Thanks to that brand new daily deal you offered, the waiting room at your music school is jammed with new customers. It's standing room only as a new crop of aspiring musicians and their parents jockey for position between the guitars, the violins and the occasional cello. The schedule is now stacked and the instructors are busier than ever.
But look carefully between all the newcomers, and what do you see? Regular customers who have been the backbone of your business feeling pinched not only by the crowd but by the cost of paying full price when the newcomers get the deal. What can you do to keep from driving them away?
Do Dollars Saved Make Cents?
Begin by knowing your business and the deal you're about to offer. Daily deals are a popular marketing strategy that can also be expensive. "Daily deal sites require businesses to discount services by at least 50 percent, and then they take a 50 percent cut of the deal revenue," says Misty Clark, owner of M Dance & Fitness in Manhattan. Clark also says she offers daily deals two or three times a year that are always for new customers.
"I would go out of business if I extended the deals to my existing customers as well," Clark says.
Klaus Sonnenleiter, president of PrintedArt, a collection of fine art photography, says he never offers a deal without extending it to his current clientele. "If you are offering a deal for new customers, you have to offer it to your existing customers as well," Sonnenleiter says. Sonnenleiter also says while he has offered a few deals in the past, he has declined many more.
"The promise of many daily deal sites is that creating a subsidized incentive makes sense since it brings in new customers that will turn into loyal customers," Sonnenleiter says. "But it doesn't hold up in real life."
A 2012 Edison Research and Arbitron Survey found that 23 percent of daily deal users tried a business or service for the first time because of the deal and became repeat customers while 30 percent tried the business for the first time because of the deal and never returned.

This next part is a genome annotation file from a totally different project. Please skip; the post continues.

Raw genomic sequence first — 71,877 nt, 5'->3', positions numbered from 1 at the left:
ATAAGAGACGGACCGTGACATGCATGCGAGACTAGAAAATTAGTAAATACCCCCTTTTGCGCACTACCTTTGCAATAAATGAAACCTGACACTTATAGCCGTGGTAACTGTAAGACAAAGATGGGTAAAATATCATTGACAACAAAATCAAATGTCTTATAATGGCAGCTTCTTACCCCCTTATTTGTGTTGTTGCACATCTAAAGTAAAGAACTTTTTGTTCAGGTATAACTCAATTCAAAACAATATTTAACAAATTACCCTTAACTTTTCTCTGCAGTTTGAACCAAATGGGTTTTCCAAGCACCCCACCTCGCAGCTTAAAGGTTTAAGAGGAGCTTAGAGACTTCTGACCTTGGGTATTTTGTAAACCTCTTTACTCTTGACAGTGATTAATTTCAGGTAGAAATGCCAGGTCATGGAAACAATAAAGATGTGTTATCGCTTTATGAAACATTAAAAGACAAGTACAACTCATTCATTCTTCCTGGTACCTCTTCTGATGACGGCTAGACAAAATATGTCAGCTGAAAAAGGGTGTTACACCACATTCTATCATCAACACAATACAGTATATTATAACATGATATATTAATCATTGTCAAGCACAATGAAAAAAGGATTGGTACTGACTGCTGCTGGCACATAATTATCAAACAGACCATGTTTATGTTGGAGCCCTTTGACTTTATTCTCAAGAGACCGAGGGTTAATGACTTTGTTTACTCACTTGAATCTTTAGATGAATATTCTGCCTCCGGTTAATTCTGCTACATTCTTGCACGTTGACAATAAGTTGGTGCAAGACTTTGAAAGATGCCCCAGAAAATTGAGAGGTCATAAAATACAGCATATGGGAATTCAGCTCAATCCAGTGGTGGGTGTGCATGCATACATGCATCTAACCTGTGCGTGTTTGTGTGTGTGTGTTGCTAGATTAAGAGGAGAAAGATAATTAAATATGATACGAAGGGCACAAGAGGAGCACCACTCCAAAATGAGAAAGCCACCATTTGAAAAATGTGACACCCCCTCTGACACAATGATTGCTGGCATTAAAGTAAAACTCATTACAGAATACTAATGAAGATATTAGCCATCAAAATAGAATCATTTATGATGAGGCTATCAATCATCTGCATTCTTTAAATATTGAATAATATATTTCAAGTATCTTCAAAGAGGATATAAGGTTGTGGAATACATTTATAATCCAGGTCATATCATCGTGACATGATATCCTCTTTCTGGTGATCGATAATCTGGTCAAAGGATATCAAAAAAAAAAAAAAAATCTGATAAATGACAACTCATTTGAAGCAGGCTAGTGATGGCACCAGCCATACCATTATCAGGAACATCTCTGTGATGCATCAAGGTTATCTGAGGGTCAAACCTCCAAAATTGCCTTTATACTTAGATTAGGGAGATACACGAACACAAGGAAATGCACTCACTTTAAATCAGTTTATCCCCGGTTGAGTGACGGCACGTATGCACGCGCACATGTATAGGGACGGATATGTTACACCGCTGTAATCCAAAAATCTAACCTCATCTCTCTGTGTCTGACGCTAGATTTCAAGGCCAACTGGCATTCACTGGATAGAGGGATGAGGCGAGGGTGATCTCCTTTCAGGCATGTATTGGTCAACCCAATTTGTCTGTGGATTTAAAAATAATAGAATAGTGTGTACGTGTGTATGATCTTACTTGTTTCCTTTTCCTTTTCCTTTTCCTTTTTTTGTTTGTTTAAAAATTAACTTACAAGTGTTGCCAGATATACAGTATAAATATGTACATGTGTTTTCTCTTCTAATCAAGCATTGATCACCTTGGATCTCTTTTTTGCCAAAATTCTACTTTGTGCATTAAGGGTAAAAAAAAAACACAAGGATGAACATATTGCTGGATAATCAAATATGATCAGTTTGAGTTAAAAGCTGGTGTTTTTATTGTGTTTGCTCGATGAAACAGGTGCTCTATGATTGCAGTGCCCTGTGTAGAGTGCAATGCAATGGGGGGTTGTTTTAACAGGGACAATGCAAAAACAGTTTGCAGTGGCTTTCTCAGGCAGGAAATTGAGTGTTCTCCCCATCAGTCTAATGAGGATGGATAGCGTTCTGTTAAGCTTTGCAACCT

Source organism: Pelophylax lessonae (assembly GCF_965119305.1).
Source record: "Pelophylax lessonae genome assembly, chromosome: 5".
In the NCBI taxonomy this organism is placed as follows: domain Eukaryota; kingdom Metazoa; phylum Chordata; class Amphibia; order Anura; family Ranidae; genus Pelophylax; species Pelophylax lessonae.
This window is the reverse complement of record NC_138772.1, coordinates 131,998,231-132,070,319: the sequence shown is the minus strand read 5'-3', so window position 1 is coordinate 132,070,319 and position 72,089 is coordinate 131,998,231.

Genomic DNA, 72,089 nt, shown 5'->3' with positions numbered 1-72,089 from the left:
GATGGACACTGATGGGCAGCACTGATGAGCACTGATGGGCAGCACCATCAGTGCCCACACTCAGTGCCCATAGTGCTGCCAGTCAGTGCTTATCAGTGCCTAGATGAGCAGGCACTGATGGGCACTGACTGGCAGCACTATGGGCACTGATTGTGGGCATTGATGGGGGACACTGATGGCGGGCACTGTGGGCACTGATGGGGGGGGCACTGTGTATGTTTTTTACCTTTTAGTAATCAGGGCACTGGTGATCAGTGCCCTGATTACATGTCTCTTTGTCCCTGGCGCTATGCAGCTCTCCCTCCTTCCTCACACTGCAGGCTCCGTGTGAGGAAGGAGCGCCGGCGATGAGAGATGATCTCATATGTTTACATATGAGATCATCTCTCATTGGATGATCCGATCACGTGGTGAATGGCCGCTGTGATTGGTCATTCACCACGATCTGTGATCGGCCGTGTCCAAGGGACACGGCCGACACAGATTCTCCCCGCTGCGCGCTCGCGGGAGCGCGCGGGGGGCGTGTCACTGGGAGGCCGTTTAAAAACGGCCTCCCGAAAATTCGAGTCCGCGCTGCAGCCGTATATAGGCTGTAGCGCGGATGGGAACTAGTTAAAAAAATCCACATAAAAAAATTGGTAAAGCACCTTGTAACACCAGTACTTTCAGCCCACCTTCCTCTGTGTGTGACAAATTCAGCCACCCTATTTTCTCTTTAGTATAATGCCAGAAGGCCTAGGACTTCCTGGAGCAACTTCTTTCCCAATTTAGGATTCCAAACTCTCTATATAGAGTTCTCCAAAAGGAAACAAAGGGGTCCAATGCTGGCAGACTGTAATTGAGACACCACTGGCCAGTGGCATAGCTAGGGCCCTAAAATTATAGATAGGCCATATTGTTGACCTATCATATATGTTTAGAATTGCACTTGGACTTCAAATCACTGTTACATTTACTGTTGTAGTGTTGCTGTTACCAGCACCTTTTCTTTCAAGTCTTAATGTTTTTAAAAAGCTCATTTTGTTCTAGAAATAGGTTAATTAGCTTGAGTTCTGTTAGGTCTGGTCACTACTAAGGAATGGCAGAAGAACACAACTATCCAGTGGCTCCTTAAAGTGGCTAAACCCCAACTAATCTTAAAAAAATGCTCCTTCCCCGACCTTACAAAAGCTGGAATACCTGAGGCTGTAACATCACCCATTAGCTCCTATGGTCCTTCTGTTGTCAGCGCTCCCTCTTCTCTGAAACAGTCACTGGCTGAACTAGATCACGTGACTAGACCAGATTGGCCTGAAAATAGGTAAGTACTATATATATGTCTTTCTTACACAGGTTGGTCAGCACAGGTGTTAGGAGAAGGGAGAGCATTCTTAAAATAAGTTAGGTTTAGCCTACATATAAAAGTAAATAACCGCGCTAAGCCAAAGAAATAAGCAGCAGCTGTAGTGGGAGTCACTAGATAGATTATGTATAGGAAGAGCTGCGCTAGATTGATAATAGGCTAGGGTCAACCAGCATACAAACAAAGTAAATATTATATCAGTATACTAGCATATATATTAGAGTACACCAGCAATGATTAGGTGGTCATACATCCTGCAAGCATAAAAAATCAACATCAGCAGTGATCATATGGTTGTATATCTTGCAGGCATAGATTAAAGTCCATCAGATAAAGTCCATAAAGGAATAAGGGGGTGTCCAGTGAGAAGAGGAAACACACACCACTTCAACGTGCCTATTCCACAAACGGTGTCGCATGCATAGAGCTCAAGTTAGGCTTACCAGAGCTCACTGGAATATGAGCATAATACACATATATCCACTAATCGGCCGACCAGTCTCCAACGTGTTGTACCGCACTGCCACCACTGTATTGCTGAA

Appreciate Your Existing Customers
Clark says while it's too expensive for her to offer the daily deal to all clients, she doesn't lose sight of her existing clientele. "I always offer them a special deal as well and, although it's not as deeply discounted, they appreciate the gesture," says Clark. "They also appreciate that their deal comes in advance of the new customer deal so they can get a jump on signing up for classes before all the new customers start reserving spots."
That helps to ease the transition when new customers descend on a business.
Pros and Cons
The Edison and Arbitron survey found that one-sixth of Americans older than 12 are registered with at least one daily deal site. Putting a daily deal in front of an audience that size can translate into great exposure for your small business. But here are some things to consider:
- How much can I afford to lose so new customers try my business?
- Am I working with the best daily deal site for me? Different companies offer different revenue splits, so it might be time to reevaluate.
- How will I retain new customers who come in strictly for the deal?
- Will the deal alienate my current customers, and what should I offer them for their loyalty?
While a daily deal may be an aggressive and risky marketing strategy, Clark says excellent customer service will keep your business healthy before, during and after.
"I am totally open and honest with my customers about why I run deals and why I can't afford to extend them to everyone," Clark says. "They like that I take the time to include them in my thought process and they completely understand the rationale. It's absolutely possible to run daily deals without jeopardizing your relationship with existing customers."
Read more about daily deals and how they can impact your business.